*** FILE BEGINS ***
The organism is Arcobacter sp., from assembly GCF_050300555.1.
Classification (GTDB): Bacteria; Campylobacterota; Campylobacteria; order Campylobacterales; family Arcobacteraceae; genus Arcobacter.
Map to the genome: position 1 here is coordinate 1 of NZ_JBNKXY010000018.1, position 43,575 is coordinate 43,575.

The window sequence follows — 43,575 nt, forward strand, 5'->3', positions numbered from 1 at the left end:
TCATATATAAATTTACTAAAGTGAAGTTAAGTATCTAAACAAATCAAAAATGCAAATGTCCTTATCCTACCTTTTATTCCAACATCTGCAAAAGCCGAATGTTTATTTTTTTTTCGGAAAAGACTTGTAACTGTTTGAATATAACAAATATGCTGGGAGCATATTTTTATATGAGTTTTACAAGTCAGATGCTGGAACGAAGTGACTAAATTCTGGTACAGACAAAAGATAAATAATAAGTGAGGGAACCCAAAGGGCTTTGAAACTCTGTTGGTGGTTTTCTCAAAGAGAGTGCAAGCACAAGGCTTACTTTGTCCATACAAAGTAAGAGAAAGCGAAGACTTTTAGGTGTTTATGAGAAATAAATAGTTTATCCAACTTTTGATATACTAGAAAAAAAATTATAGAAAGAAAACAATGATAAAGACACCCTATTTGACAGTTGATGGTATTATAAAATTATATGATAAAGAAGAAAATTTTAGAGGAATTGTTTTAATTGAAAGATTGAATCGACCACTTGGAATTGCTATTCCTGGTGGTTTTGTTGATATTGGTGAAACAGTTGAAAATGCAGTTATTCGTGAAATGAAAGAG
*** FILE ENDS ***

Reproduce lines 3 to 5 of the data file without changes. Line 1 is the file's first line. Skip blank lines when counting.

Map to the genome: position 1 here is coordinate 1 of NZ_JBNKXY010000018.1, position 43,575 is coordinate 43,575.

The window sequence follows — 43,575 nt, forward strand, 5'->3', positions numbered from 1 at the left end:
TCATATATAAATTTACTAAAGTGAAGTTAAGTATCTAAACAAATCAAAAATGCAAATGTCCTTATCCTACCTTTTATTCCAACATCTGCAAAAGCCGAATGTTTATTTTTTTTTCGGAAAAGACTTGTAACTGTTTGAATATAACAAATATGCTGGGAGCATATTTTTATATGAGTTTTACAAGTCAGATGCTGGAACGAAGTGACTAAATTCTGGTACAGACAAAAGATAAATAATAAGTGAGGGAACCCAAAGGGCTTTGAAACTCTGTTGGTGGTTTTCTCAAAGAGAGTGCAAGCACAAGGCTTACTTTGTCCATACAAAGTAAGAGAAAGCGAAGACTTTTAGGTGTTTATGAGAAATAAATAGTTTATCCAACTTTTGATATACTAGAAAAAAAATTATAGAAAGAAAACAATGATAAAGACACCCTATTTGACAGTTGATGGTATTATAAAATTATATGATAAAGAAGAAAATTTTAGAGGAATTGTTTTAATTGAAAGATTGAATCGACCACTTGGAATTGCTATTCCTGGTGGTTTTGTTGATATTGGTGAAACAGTTGAAAATGCAGTTATTCGTGAAATGAAAGAG